As the clock ticked down to the final few moments of the four-year-old Constituent Assembly, most Nepalis were still hopeful, given their leaders’ time-honored tradition of 11th hour agreements, some kind of a deal could still be reached by the end of May 27. But when news started filtering in that the political parties had failed to agree on a constitution, soon followed by the bombshell of Prime Minister Baburam Bhattarai’s announcement of new CA polls, the look on the face of most Nepalis was of utter dejection. Four years of relentless mudslinging, dirty power games, crippling bandas and lengthy parleys, held everywhere from Singha Durbar to swanky hotels in the capital’s outskirts; in the end, it had all come to a naught. But while the moment represented probably the lowest of the lows in Nepal’s road towards democracy and equal society, a small section might well have been toasting champagnes as the clock struck midnight: the monarchists.
The constituency of monarchy has significantly dwindled since king Gyanendra dismissed elected parliament to assume executive powers in 2005. But the biggest blow to the institution was undoubtedly the 2001 royal massacre; the cloud of suspicion under which Gyanendra ascended the throne only made more menacing by people’s reluctance to let Gyanendra (suspected of shady business dealings) and crown prince Paras (notorious for his drunk driving escapades) assume the reins. In 2008, the Constituent Assembly established on the back of the 19-day Jana Andolan II hammered the final nail in the coffin of the 238-year monarchy in Nepal. As the Interim Constitution clearly provisions for a republican Nepal, there is no way back for Gyanendra and his family. That has not stopped the monarchists from raising plenty of hard questions over the legitimacy of the political parties and continued relevance of the institution of monarchy as a unifying force. The republican-monarchy debate is less contested in Britain, for the institution seems to be alive and kicking in the United Kingdom. Latest polls find that seven in 10 Britons believe monarchy is good for the country; only 22 percent are for abolition.
For four days starting June 2 Britons have been celebrating the Diamond Jubilee of Queen Elizabeth II’s ascent to the British throne. Among the long list of programs outlined for the occasion: a ‘Big Lunch’ to be observed by people across the country, a rock concert, lighting of thousands of Jubilee beacons, all neatly capped by Royal Air Force fly-past in London on July 5. One of the big reasons for British monarchy’s high poll numbers is Queen Elizabeth II, who has been one of the least controversial monarchs in British history. She seems to have well understood the place of a constitutional monarch and is in tune with public sentiments. Popular measures like her offer to start paying taxes (the royal palace was exempted from taxes until 1992) and her decision to open up her official residences to the public to raise some money for the upkeep of the royal family have also gone down well with the public.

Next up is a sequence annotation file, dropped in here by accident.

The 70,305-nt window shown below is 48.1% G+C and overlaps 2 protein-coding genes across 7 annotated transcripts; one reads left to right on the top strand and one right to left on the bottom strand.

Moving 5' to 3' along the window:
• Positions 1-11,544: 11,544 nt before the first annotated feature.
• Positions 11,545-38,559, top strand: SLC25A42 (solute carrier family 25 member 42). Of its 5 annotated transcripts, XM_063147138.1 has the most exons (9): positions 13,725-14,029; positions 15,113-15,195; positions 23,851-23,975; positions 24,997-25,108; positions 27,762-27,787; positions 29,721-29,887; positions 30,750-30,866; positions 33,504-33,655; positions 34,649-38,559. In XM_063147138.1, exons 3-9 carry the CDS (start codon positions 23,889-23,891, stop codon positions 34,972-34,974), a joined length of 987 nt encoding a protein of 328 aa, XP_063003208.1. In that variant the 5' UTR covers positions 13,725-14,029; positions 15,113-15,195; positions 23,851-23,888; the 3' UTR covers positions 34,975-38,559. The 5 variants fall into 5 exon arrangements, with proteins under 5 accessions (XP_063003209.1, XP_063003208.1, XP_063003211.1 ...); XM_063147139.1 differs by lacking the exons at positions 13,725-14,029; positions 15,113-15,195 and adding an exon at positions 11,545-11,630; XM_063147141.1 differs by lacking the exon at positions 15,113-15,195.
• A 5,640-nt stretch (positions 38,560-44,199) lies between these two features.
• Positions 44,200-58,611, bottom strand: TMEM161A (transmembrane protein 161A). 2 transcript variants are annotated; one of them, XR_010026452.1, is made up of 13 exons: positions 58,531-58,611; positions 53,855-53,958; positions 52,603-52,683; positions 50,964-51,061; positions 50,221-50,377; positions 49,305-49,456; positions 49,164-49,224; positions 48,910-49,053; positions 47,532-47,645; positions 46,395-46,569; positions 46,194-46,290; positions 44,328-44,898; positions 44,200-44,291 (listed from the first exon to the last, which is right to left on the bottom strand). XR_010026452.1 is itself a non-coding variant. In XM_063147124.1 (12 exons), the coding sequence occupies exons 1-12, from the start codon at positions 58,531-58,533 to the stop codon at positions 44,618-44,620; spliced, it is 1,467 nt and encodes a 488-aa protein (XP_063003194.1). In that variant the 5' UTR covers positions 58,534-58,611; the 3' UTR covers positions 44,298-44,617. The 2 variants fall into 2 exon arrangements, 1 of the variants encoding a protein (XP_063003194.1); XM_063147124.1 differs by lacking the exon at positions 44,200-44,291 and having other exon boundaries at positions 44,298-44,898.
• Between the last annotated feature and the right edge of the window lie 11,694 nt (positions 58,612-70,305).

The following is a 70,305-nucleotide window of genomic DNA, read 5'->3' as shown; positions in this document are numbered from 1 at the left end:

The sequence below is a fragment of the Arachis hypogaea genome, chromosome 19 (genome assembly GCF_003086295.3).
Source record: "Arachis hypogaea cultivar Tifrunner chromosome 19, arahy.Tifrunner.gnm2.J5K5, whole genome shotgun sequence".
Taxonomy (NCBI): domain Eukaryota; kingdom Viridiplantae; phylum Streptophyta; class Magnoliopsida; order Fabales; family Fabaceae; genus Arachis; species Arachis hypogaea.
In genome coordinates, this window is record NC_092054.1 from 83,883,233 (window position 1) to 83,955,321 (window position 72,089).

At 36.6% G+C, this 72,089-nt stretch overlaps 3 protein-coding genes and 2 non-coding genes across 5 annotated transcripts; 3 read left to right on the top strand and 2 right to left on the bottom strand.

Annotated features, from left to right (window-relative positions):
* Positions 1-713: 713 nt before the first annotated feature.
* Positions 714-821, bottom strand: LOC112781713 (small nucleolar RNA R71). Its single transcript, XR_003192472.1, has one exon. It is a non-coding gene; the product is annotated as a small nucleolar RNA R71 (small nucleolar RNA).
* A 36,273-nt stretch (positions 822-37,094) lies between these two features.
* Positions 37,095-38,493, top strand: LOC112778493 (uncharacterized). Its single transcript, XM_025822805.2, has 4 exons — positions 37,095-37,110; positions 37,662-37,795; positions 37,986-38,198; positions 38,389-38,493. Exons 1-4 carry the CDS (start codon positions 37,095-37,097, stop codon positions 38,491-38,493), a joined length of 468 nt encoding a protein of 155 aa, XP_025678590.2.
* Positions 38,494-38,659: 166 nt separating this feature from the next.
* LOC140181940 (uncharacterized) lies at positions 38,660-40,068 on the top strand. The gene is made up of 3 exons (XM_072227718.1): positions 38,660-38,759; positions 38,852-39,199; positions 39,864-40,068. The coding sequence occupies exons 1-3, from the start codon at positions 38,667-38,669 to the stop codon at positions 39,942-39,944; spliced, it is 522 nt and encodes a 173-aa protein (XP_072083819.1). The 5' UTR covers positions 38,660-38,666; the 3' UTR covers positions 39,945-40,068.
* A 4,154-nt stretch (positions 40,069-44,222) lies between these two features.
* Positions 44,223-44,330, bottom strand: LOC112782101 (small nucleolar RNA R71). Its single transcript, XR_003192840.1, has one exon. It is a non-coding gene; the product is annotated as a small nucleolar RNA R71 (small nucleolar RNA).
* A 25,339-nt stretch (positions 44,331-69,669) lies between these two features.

Not that the institution lacks its detractors. Although poll numbers might currently favor monarchy under Elizabeth, the numbers are grim for future reign of dour Prince Charles. The crown prince’s affair with his childhood sweetheart Camilla Parker Bowles is believed to have caused untold misery to Diana, the Princess of Wales who enjoyed widespread popularity among the Brits. Diana’s tragic death in a car crash in 1997 only sharpened Charle’s image of an uncaring husband. It is for this reason that many Britons believe the crown should be passed down a generation, to Prince Williams, Charles’ elder son. With Elizabeth out of the scene (she is already 86), Britain’s love affair with monarchy might also precipitously decline (as polls indicate). The republicans indeed make a strong case: hereditary monarchy, which privileges people on the basis of birth rather than qualifications, is anachronistic to a 21st century Britain and should be confined to history books.
Halfway around the world in Nepal, monarchists have again started asking for a referendum to settle the fate of monarchy. Their argument rests on results of polls like one held in 2008: the Asia Foundation and DFID funded nationwide poll found that nearly 50 percent of the 3,000 people surveyed in 75 districts wanted ‘a place for the institution of monarchy in the future,’ while just 38 percent wanted scrapping of monarchy altogether. Short of a referendum, there might be no way to find out if those poll numbers still hold. Yet given monarchy’s checkered history in Nepal, its frequent meddling in functioning of sovereign democratic institutions, and its role in subjugation of a large section of the national population, its return will be hard to justify.
As Queen Elizabeth II celebrates 60 years on British throne, there has been renewed scrutiny on the hallowed British institution as well. Those in favor of monarchy argue that the institution’s symbolic role is vital for a country struggling to come to terms with its dwindling standing in the world following the demise of its vast empire.
They believe monarchy’s role as a unifying force in divisive British politics is far from over. Besides, the British royalty helps attract tourists from all over the world: people are still eager to tour the seat of one of the most potent empires in world history (Buckingham Palace and its changing of guards ceremony might be one of the biggest draws in the world.) Given these realities, an immediate abolition of the British monarchy is unlikely. But with Queen Elizabeth gone, its foundations will look shaky. As Gyanendra must have found out it is hard to justify unearned privileges when you don’t measure up in the public eye